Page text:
A brush fire that triggered hundreds of evacuations in Glendale and Burbank as it tore across the Verdugo Mountains over the weekend was 80% contained Tuesday evening, Los Angeles fire officials said.
The La Tuna fire, which began Friday afternoon amid a sweltering heat wave, shut down miles of the 210 Freeway in the Sunland-Tujunga area for days as winds whipped the flames in all directions.
“We hit this hard, we hit it fast and we’ve done everything we can, and we’re proud to say out of those nearly 1,400 homes, only five have been destroyed and that we’ve been really able to jump from 30% to 70% containment,” Los Angeles Fire Department Capt. Erik Scott said early Tuesday. By 8 p.m., containment reached 80%.
The fire burned 7,194 acres, fire officials said. All lanes of the 210 Freeway were reopened Monday.
At the peak of the fire, more than 700 residents were evacuated throughout the area.
The evacuations have since been lifted and the cause of the fire remains unknown, but officials say there is no evidence of arson. The governor declared a state of emergency for Los Angeles County on Sunday at the urging of Los Angeles Mayor Eric Garcetti, who said it would ensure that state and federal assistance was provided as quickly as possible.
Garcetti described the fire as the biggest in the history of the city in terms of sheer acreage.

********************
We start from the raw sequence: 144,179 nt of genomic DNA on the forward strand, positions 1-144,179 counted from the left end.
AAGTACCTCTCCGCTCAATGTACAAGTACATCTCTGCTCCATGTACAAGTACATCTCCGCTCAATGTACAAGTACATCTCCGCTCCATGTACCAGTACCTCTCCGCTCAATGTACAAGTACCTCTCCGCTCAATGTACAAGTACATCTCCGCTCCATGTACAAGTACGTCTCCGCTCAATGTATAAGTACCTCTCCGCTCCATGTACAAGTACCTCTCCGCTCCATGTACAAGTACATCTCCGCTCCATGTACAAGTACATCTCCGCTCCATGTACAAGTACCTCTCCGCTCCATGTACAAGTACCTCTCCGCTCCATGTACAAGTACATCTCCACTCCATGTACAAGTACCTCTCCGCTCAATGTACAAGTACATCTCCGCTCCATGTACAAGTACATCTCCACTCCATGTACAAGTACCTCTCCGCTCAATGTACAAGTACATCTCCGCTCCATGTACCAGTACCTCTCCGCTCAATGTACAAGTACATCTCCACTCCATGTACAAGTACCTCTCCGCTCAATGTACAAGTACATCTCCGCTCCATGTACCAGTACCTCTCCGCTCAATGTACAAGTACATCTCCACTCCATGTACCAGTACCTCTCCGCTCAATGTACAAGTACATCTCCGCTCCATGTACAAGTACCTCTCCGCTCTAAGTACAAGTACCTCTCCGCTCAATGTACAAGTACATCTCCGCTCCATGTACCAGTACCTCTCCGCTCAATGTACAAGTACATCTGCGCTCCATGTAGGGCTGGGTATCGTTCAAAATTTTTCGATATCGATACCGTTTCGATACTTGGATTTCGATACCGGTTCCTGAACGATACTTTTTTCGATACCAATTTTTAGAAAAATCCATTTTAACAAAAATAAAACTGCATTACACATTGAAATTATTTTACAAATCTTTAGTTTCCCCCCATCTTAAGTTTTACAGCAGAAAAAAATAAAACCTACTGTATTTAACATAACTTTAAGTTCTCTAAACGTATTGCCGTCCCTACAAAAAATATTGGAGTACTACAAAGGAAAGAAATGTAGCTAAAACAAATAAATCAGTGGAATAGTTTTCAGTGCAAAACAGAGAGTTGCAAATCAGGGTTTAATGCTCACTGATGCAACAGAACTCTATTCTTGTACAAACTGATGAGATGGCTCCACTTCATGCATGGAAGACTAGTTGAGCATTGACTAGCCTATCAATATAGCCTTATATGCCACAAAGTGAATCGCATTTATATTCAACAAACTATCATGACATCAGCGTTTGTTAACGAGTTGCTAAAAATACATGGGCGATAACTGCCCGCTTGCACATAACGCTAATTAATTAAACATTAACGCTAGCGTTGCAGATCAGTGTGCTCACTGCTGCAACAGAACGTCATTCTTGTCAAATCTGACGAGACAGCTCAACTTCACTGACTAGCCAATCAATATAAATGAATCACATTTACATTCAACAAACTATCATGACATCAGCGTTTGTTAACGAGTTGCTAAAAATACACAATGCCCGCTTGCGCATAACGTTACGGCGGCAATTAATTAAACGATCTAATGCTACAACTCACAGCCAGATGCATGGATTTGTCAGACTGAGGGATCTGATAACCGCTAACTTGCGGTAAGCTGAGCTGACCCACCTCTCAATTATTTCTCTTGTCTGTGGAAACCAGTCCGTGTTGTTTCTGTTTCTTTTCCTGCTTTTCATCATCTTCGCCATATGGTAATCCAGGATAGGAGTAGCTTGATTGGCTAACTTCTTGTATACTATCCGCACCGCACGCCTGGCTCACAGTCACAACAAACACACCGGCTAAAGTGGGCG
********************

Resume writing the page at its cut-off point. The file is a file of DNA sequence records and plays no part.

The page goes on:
Fire officials repeated that statement on Monday.
“We’re confident, back to 1961, the Bel-Air fire, that this is the largest fire by acreage in the city of Los Angeles,” LAFD Chief Ralph Terrazas said.
Relief from the heat wave came for firefighters on Sunday, when temperatures dipped a bit and rain fell in some burn areas as monsoonal moisture from Tropical Storm Lidia moved into the region.
“The moisture that damped down the fire [Sunday] was from Lidia,” said NASA Jet Propulsion Laboratory climatologist Bill Patzert. “That was a gift from ... Lidia.”
Patzert said September is “the heat wave month,” so the risk of other fires will persist as brush, grasses and other vegetation continue to become dry and desiccated.
“The simple formula is that fire equals fuel, plus ignition, plus meteorology,” Patzert said Monday. After above-average rainfall last winter through February, March turned dry, he said.
“But the rainfall we did have really encouraged the brush and especially the grasses. … So we were primed for fires all over the Southland. And we’re definitely not done,” Patzert said. “The fire season is the Santa Ana winds season, and historically that’s October, with November being the peak of the old fire season.”
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Los Angeles Times staff writer Brittny Mejia contributed to this report.
9:10 p.m.: This article was updated with new acreage and containment figures.
This article was originally published at 11:55 a.m.